Retailers have enough problems these days just to maintain profits in a weak economy. But data breaches like the massive one at Target have caused the largest retail trade association to pitch Congress with recommendations on how best to stem the plague of fraud by moving to smart technologies that can reduce cybercrime, data theft and consumer fraud.
Mandatory Chip and PIN Cards
“We need PIN-authentication of cardholders regardless of the chip technology used on newly issued cards,” wrote Mallory Duncan, SVP and general counsel of the National Retail Federation (NRF), in a letter to the House Financial Services Committee’s Subcommittee on Financial Institutions and Consumer Credit.
“We also need chip cards that use open standards and allow for competition among payment networks as we move into a world of growing mobile commerce,” she added.
For years NRF has called for mandatory use of cards that have both a chip and require a PIN number. Such cards are widely used in Europe, but the card industry here has not upgraded to this technology. Instead they would prefer to issue cards that have a chip but could be used with either a PIN or signature, defeating a vital security provision.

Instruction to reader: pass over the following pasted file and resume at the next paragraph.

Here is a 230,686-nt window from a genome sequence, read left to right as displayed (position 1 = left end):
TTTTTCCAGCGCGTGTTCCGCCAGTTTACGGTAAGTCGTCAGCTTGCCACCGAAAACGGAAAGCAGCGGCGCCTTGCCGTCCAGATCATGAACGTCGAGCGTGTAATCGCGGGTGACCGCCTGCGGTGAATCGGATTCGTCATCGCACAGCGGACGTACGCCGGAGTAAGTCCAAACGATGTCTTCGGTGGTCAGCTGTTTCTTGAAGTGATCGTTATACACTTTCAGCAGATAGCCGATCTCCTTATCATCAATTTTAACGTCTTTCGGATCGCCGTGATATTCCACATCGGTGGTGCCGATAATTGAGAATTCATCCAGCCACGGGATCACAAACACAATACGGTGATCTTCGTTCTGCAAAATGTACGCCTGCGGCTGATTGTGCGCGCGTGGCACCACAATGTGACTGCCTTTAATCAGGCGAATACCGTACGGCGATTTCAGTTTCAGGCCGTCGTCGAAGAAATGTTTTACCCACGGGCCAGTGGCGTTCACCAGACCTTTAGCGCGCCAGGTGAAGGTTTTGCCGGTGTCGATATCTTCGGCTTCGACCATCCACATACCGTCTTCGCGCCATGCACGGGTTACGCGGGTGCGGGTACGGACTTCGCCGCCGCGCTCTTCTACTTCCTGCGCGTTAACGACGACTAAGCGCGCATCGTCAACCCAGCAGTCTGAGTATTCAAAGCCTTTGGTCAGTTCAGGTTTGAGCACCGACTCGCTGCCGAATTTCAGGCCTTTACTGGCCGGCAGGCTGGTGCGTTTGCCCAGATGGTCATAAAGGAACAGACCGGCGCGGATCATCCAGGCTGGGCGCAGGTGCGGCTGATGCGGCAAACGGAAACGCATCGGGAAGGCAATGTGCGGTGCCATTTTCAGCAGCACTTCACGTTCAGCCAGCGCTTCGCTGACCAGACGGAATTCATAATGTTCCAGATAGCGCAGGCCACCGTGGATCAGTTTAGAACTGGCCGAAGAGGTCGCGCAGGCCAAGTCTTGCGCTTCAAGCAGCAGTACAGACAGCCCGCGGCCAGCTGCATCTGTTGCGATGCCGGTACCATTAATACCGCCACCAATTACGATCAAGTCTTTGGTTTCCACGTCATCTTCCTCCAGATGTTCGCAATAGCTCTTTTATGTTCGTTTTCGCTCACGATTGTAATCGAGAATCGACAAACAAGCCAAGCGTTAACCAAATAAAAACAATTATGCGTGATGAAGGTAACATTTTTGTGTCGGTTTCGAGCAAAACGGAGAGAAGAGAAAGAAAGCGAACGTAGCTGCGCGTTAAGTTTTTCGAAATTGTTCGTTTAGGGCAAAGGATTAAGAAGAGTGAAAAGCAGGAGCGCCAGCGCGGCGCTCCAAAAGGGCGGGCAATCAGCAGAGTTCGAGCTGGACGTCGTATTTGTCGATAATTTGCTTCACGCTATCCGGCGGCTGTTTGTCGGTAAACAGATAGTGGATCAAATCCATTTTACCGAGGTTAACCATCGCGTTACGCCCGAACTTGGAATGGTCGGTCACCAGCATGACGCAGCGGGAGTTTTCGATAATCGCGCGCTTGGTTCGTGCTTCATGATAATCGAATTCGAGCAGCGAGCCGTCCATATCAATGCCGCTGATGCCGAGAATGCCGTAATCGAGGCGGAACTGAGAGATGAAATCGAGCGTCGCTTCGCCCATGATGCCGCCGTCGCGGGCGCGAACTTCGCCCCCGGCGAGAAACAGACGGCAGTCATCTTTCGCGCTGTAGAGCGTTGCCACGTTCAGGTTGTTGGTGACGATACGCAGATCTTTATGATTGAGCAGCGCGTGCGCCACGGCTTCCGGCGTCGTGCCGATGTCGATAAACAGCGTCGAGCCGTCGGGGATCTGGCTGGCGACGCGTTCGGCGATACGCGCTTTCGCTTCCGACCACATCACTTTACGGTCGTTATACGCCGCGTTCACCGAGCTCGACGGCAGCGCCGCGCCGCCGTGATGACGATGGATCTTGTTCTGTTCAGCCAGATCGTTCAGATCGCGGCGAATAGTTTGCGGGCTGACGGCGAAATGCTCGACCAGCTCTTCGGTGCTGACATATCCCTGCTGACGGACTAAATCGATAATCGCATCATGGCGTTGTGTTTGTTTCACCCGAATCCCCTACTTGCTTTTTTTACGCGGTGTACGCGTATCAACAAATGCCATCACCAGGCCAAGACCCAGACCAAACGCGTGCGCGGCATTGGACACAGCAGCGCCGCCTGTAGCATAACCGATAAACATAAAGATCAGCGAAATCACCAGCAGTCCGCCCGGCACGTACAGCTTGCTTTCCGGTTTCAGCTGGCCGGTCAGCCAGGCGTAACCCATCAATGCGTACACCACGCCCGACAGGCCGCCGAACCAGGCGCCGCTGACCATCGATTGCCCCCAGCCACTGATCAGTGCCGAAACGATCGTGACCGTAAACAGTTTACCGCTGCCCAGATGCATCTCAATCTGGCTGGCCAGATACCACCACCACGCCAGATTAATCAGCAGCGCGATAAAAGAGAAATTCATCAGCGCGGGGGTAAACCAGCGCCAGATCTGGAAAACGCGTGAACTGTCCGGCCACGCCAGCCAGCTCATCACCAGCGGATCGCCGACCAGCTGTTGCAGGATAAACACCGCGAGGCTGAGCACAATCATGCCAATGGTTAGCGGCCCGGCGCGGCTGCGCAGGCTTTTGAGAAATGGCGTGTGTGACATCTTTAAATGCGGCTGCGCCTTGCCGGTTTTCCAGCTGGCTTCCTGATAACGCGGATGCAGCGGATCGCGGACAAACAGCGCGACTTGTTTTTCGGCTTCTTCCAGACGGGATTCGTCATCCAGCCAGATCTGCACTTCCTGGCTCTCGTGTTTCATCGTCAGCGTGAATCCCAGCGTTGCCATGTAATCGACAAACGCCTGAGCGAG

A New Age of Cybercrime
According to the NRF, with credit and debit cards serving as a de facto currency in today’s world, cyber-savvy criminals find it more efficient to hack into computer databases to steal consumers’ names and card numbers than to rob a bank for cash.
The biggest reason card information can be stolen is the U.S. credit card industry and issuing banks still use 1960s technology that criminals can easily breach.
Retailers end up with the lion’s share of headlines about data breaches because they are names consumers know, despite the fact that a recent Verizon study shows retailers account for less than a quarter of all such incidents. Financial institutions account for one third, while U.S. government agencies experience 60 breaches per day.
The NRF also asserts that PIN and chip technology is not the only answer. In 2007 NRF asked that retailers be allowed to keep only an approval code for each transaction, with banks retaining all consumer data that could be used to commit fraud.
Seven years later, the card industry has yet to make the change, leaving sensitive consumer financial data vulnerable because retailers still must retain it to respond to customer complaints of disputed charges.
Seeking Passage of Legislation
The NRF is also seeking passage of federal laws making it easier to share information about data crimes to ensure thorough investigation and prosecution. The NRF would like to see a uniform federal data breach notification law to replace separate laws in 46 states and the District of Columbia.